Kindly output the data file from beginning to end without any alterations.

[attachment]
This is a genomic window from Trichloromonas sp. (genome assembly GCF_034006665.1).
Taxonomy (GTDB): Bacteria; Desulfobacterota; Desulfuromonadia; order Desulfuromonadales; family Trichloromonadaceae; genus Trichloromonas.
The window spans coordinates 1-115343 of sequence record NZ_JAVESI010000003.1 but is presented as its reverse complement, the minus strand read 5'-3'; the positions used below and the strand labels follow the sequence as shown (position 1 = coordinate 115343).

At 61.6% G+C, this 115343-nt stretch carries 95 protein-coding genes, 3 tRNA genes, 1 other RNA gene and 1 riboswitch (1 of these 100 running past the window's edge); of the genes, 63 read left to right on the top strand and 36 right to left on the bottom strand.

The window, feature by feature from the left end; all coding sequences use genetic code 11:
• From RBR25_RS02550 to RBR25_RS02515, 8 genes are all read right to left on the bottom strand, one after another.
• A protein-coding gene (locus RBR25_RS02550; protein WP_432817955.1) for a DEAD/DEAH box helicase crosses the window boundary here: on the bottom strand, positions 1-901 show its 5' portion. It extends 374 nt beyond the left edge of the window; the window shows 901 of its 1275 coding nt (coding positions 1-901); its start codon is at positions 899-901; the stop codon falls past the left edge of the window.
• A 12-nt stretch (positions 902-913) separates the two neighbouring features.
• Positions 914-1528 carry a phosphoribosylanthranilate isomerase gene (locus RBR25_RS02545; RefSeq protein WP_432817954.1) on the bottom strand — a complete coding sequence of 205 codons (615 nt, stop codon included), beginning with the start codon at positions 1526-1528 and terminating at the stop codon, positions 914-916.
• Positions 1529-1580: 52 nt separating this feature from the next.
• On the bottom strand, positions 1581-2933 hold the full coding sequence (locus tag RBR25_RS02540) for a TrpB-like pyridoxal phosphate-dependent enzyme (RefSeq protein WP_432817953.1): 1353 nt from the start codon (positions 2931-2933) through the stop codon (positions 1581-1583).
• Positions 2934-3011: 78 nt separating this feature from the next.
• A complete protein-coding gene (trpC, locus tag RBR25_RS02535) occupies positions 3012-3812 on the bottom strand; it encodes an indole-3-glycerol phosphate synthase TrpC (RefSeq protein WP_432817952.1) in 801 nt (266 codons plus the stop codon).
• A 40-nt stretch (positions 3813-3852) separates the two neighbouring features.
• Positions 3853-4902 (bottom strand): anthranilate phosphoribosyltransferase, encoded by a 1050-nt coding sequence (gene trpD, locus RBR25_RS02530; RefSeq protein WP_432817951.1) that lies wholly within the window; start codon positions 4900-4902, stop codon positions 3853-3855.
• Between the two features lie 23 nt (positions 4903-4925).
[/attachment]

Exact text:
This is a genomic window from Trichloromonas sp. (genome assembly GCF_034006665.1).
Taxonomy (GTDB): Bacteria; Desulfobacterota; Desulfuromonadia; order Desulfuromonadales; family Trichloromonadaceae; genus Trichloromonas.
The window spans coordinates 1-115343 of sequence record NZ_JAVESI010000003.1 but is presented as its reverse complement, the minus strand read 5'-3'; the positions used below and the strand labels follow the sequence as shown (position 1 = coordinate 115343).

At 61.6% G+C, this 115343-nt stretch carries 95 protein-coding genes, 3 tRNA genes, 1 other RNA gene and 1 riboswitch (1 of these 100 running past the window's edge); of the genes, 63 read left to right on the top strand and 36 right to left on the bottom strand.

The window, feature by feature from the left end; all coding sequences use genetic code 11:
• From RBR25_RS02550 to RBR25_RS02515, 8 genes are all read right to left on the bottom strand, one after another.
• A protein-coding gene (locus RBR25_RS02550; protein WP_432817955.1) for a DEAD/DEAH box helicase crosses the window boundary here: on the bottom strand, positions 1-901 show its 5' portion. It extends 374 nt beyond the left edge of the window; the window shows 901 of its 1275 coding nt (coding positions 1-901); its start codon is at positions 899-901; the stop codon falls past the left edge of the window.
• A 12-nt stretch (positions 902-913) separates the two neighbouring features.
• Positions 914-1528 carry a phosphoribosylanthranilate isomerase gene (locus RBR25_RS02545; RefSeq protein WP_432817954.1) on the bottom strand — a complete coding sequence of 205 codons (615 nt, stop codon included), beginning with the start codon at positions 1526-1528 and terminating at the stop codon, positions 914-916.
• Positions 1529-1580: 52 nt separating this feature from the next.
• On the bottom strand, positions 1581-2933 hold the full coding sequence (locus tag RBR25_RS02540) for a TrpB-like pyridoxal phosphate-dependent enzyme (RefSeq protein WP_432817953.1): 1353 nt from the start codon (positions 2931-2933) through the stop codon (positions 1581-1583).
• Positions 2934-3011: 78 nt separating this feature from the next.
• A complete protein-coding gene (trpC, locus tag RBR25_RS02535) occupies positions 3012-3812 on the bottom strand; it encodes an indole-3-glycerol phosphate synthase TrpC (RefSeq protein WP_432817952.1) in 801 nt (266 codons plus the stop codon).
• A 40-nt stretch (positions 3813-3852) separates the two neighbouring features.
• Positions 3853-4902 (bottom strand): anthranilate phosphoribosyltransferase, encoded by a 1050-nt coding sequence (gene trpD, locus RBR25_RS02530; RefSeq protein WP_432817951.1) that lies wholly within the window; start codon positions 4900-4902, stop codon positions 3853-3855.
• Between the two features lie 23 nt (positions 4903-4925).